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My basement ceiling joists are exactly 7 feet above the concrete slab. The requirement for finished living space is 7 ft from the finished floor to the finished ceiling. Since I'll loose a couple of inches with the flooring (I'll have Delta-FL drainboard + laminate) and the ceiling (drywall), essentially I won't have enough height to meet the requirement.

I'm quoting from what I think is my local code (pdf):

R305.1 (Amended). Habitable space, hallways, corridors, bathrooms, toilet rooms, laundry rooms and portions of basements containing these spaces shall have a ceiling height of not less than 7 feet. The required height shall be measured from the finished floor to the lowest projection of the ceiling. Not more than 50% of the floor area of a room or space is permitted to have a sloped ceiling less than 7 feet in height.

Question: what can I do about this? One idea I had was to put the drywall between the joists rather than below them perhaps just a few inches above the lower end to compensate for this. Would this fly? Has anyone done anything like that? I realize that this is going to be a lot more work but I may be willing to do it. Any other ideas?

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Ask your local building inspector - he'll give to a definitive answer. –  ChrisF May 9 '11 at 15:11
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What is your concern if you don't meet the requirement? Are you planning to sell or rent this soon? –  BMitch May 9 '11 at 16:15
    
I'm not planning but what I learned is that life doesn't always go according to the plan so I'd like to have both options available to me. That said, I haven't sold or rented a property before and I don't know from personal experience what the issues might be. I imagine that in both cases I shouldn't be misrepresenting so I should disclose that this isn't livable space. –  Peter Q May 9 '11 at 19:25
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I am a home inspector and if I were to find this, it would be a reportable item in my report. This opens the gates to a potential buyer asking for the history of the building permit...etc etc. Do it right now, variance or face the consequences later. Could be a very expensive mistake. –  shirlock homes May 9 '11 at 22:28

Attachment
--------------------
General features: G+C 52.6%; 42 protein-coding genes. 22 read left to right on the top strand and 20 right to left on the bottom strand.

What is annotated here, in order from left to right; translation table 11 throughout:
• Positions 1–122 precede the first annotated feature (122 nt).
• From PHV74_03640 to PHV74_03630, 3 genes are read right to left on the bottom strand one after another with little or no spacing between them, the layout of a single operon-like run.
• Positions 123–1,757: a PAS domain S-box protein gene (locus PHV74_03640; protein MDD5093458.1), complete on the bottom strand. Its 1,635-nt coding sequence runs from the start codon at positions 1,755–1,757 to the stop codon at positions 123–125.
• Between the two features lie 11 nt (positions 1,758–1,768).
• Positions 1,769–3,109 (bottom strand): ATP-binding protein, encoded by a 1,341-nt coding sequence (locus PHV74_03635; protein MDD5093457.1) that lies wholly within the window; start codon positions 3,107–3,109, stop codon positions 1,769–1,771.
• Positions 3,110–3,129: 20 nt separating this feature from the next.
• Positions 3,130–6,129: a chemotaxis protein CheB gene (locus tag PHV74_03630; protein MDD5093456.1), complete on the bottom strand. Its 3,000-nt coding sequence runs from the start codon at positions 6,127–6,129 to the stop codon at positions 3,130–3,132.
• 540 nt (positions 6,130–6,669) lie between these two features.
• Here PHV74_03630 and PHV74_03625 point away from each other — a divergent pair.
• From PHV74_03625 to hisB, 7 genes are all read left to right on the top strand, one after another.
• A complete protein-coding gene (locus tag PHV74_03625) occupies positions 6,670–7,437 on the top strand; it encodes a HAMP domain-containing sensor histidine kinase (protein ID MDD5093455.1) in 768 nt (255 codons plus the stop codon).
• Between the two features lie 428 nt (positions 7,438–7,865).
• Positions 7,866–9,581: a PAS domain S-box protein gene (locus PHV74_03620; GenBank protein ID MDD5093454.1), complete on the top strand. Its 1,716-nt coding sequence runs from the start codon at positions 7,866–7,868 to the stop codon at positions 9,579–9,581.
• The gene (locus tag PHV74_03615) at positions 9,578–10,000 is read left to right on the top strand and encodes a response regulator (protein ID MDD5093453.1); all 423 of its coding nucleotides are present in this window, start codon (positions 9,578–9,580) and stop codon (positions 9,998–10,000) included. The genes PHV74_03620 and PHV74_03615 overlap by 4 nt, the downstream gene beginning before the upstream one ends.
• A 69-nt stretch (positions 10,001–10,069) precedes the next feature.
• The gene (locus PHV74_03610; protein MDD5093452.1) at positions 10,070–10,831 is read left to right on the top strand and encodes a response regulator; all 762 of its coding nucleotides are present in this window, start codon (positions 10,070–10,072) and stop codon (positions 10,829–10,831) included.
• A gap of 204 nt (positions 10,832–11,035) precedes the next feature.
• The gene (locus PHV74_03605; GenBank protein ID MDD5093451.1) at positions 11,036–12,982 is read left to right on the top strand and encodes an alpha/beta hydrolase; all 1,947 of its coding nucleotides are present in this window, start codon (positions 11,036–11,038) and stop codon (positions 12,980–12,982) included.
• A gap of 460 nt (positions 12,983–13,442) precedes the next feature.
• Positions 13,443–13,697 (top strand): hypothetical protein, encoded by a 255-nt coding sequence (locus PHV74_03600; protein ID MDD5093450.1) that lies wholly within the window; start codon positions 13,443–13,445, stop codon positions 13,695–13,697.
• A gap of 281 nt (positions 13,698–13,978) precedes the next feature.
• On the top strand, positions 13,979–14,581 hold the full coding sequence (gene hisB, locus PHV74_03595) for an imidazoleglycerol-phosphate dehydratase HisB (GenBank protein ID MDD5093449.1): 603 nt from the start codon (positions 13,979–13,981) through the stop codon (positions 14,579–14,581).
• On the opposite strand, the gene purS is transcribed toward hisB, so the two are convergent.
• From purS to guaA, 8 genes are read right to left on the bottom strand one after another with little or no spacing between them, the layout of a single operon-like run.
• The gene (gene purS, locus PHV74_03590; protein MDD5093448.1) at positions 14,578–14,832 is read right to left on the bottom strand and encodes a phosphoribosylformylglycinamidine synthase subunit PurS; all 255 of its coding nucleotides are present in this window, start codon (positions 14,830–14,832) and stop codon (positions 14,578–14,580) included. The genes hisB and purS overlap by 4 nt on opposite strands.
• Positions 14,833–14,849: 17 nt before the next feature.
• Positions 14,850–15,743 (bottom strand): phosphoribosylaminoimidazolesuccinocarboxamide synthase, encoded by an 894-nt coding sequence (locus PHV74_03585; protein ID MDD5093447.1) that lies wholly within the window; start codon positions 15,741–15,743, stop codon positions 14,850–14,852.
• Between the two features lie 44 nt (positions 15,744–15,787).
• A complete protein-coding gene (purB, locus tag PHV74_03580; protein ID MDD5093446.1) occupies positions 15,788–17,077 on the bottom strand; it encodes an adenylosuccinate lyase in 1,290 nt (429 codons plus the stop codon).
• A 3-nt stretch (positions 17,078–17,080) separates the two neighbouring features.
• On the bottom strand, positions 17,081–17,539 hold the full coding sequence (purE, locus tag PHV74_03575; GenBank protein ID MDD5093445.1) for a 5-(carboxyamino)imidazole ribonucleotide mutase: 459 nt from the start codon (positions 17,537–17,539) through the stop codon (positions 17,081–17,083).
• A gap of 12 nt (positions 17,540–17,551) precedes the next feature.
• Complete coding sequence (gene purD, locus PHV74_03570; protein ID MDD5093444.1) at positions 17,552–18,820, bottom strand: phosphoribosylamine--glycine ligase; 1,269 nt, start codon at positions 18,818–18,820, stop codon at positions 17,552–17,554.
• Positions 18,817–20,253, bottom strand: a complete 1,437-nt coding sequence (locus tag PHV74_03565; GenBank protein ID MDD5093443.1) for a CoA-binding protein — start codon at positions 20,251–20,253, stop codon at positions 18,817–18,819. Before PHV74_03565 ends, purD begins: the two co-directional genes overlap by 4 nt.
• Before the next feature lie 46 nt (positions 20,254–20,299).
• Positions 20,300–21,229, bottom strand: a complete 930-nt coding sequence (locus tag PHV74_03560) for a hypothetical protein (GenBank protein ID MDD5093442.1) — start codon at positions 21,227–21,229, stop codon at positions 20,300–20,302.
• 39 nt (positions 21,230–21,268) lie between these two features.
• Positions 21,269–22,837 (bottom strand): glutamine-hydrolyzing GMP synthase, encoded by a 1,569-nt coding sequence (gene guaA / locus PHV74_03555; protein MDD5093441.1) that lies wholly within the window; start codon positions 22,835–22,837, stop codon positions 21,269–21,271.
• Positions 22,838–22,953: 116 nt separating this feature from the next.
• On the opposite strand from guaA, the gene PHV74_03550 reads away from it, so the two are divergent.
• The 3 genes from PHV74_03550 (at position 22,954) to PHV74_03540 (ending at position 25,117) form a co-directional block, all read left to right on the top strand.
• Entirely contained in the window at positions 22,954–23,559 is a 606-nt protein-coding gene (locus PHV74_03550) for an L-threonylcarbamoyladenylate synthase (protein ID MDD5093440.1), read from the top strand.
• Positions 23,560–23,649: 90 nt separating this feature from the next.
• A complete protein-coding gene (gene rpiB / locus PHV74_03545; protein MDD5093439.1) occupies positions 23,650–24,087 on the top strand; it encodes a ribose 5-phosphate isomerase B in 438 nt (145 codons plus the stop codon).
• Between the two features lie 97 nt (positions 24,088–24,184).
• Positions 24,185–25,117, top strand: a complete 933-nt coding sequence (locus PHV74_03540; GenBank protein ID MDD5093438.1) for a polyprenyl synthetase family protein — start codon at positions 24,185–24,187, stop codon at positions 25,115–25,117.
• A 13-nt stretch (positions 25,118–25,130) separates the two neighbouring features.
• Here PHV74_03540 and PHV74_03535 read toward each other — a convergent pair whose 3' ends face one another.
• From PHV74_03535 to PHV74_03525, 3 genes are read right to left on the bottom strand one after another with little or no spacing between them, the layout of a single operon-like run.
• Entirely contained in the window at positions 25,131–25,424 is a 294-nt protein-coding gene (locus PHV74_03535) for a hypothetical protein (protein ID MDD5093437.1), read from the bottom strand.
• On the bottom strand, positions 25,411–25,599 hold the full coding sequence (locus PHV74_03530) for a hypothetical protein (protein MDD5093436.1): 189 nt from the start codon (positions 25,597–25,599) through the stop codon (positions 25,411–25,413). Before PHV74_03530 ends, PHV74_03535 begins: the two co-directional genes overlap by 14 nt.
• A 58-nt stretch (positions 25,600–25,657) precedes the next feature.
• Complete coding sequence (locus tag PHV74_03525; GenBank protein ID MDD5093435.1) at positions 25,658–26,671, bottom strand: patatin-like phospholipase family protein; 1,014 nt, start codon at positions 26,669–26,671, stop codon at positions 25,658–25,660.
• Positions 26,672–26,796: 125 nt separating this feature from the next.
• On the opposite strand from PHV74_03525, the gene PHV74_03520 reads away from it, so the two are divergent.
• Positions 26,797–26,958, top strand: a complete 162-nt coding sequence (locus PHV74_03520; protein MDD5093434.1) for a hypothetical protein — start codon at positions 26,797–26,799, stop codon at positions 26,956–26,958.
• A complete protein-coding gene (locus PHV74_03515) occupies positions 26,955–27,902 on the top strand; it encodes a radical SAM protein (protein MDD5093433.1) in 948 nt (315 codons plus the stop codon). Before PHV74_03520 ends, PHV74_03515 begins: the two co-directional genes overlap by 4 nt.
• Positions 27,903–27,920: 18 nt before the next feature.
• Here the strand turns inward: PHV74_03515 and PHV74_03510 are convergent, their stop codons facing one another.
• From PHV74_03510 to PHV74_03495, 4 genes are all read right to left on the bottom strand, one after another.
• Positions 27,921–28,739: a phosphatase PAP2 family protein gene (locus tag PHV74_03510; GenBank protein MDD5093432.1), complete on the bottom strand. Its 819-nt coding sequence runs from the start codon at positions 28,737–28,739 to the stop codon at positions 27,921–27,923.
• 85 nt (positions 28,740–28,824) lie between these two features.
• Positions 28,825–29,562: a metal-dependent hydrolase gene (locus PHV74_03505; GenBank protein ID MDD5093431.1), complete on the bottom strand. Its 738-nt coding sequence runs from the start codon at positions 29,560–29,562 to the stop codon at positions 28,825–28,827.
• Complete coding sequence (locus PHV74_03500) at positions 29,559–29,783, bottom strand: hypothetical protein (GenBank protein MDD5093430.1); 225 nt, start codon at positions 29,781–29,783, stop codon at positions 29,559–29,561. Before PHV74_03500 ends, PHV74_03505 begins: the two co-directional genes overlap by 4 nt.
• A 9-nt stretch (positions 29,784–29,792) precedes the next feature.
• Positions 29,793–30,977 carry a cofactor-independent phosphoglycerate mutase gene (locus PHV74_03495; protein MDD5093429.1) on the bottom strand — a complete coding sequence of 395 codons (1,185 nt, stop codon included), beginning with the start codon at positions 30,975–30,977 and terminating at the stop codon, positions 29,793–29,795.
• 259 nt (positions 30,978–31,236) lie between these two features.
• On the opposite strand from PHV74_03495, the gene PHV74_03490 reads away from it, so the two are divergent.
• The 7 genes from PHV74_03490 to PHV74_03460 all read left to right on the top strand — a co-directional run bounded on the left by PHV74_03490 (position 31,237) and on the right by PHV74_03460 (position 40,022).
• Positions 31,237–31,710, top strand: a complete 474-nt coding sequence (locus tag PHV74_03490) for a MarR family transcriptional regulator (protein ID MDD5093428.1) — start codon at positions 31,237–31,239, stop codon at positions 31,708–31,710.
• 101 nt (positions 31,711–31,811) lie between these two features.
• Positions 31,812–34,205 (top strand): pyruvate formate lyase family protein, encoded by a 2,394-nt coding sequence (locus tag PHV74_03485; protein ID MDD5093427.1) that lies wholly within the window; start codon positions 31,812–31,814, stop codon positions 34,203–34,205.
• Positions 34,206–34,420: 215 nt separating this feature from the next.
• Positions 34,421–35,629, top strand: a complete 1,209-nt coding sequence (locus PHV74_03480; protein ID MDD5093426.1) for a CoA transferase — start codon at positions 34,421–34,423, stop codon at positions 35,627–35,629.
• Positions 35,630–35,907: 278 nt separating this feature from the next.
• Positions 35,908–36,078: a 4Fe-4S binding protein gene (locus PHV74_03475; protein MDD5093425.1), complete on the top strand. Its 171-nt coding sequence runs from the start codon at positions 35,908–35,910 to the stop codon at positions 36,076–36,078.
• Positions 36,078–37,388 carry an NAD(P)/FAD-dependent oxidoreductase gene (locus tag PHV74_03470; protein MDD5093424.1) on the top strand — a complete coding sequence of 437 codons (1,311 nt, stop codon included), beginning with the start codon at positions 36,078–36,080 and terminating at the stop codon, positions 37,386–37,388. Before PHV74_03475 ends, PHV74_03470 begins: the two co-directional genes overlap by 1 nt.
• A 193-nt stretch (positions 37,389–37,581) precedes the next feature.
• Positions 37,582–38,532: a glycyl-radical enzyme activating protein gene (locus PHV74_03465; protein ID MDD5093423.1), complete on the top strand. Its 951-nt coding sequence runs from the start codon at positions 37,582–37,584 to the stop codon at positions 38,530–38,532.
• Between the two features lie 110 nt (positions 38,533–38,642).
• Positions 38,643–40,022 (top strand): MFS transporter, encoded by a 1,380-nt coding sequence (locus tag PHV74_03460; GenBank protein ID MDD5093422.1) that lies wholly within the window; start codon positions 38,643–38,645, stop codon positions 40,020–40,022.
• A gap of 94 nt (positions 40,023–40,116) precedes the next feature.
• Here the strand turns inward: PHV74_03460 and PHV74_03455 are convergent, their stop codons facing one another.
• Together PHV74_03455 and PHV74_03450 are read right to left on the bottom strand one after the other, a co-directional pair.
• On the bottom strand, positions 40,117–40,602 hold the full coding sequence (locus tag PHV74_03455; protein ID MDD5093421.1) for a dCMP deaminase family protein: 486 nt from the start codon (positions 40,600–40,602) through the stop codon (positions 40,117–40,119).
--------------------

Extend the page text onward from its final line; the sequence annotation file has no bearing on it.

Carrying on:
3 Answers 3

Per the wording of that code, you can't be adding anything to the floor or the ceiling as you'll be under the 7' minimum. You could consider a super-thin flooring (stain the concrete? Linoleum?) and then, as you suggest, put the sheetrock between the joists (though that sounds like a finishing nightmare).

Alternatively, raise the foundation (likely cost prohibitive).

All that said, I echo B Mitch...what is the concern of not meeting the code? The main drawback would be that you couldn't advertise it as finished square footage when you sell.

The first thing I'd do, though, is have an inspector come out and ask what the odds would be in getting a 1" variance or so. They may count it as 'close enough' and let you get by.

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i got exactly this same variance for my basement. just make sure to get it in WRITING because if the inspector just signs off on he inspection but doesn't document the variance, then when it comes time to sell/rent, another inspector (or even the same one) doesn't have to believe you. –  longneck May 9 '11 at 19:15
    
@longneck, you got a variance? was it hard? –  Peter Q May 9 '11 at 19:28
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Getting a variance for 1 inch from your local building inspector should be easy. Use 1/2 rock, a very thin floor as mentioned above and definitely pull a permit with the variance documented. Unless your local inspector is a complete hardass, they will give it to you. Good luck. –  shirlock homes May 9 '11 at 22:33
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it was very easy. i called the inspector and asked when he would be in my area, then made myself available. i showed him my problem, and he wrote a letter for me that said i was allowed a 2 in variance. the same inspector came back when i was done. –  longneck May 12 '11 at 5:03

You didn't mention the type of home you have, but assuming it's a colonial style home, it wouldn't matter if your "basement" had 10' or 6" ceilings, as it would never be considered living space.

It would simply be viewed, and calculated as "finished" space, but never included as part of your "living space" calculation.

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What does the style of the home have to do with it? –  Niall C. Jun 19 '13 at 1:53

Just paint the ceiling and add pot lights. I have finished a few basements like this and it looks great. Actually the only negative is the sound barrier a ceiling would give you and this can still be done with rigid foam sheets.

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